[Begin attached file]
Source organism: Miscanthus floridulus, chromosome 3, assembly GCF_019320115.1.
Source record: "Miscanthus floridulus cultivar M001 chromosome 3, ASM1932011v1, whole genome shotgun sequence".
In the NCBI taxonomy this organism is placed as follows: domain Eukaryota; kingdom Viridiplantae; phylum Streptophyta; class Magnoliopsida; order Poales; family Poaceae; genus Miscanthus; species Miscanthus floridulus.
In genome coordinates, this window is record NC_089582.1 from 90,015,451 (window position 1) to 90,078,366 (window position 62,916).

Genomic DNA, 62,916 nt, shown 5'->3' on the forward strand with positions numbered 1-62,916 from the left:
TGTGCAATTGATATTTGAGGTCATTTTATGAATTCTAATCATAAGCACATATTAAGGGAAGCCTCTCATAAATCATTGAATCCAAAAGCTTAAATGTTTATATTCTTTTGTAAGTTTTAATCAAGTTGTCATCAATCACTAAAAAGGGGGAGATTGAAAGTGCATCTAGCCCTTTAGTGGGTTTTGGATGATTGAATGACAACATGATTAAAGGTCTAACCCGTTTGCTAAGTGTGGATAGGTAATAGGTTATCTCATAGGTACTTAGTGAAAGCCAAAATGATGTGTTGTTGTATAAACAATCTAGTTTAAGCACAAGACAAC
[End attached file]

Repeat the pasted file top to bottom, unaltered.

Source organism: Miscanthus floridulus, chromosome 3, assembly GCF_019320115.1.
Source record: "Miscanthus floridulus cultivar M001 chromosome 3, ASM1932011v1, whole genome shotgun sequence".
In the NCBI taxonomy this organism is placed as follows: domain Eukaryota; kingdom Viridiplantae; phylum Streptophyta; class Magnoliopsida; order Poales; family Poaceae; genus Miscanthus; species Miscanthus floridulus.
In genome coordinates, this window is record NC_089582.1 from 90,015,451 (window position 1) to 90,078,366 (window position 62,916).

Genomic DNA, 62,916 nt, shown 5'->3' on the forward strand with positions numbered 1-62,916 from the left:
TGTGCAATTGATATTTGAGGTCATTTTATGAATTCTAATCATAAGCACATATTAAGGGAAGCCTCTCATAAATCATTGAATCCAAAAGCTTAAATGTTTATATTCTTTTGTAAGTTTTAATCAAGTTGTCATCAATCACTAAAAAGGGGGAGATTGAAAGTGCATCTAGCCCTTTAGTGGGTTTTGGATGATTGAATGACAACATGATTAAAGGTCTAACCCGTTTGCTAAGTGTGGATAGGTAATAGGTTATCTCATAGGTACTTAGTGAAAGCCAAAATGATGTGTTGTTGTATAAACAATCTAGTTTAAGCACAAGACAAC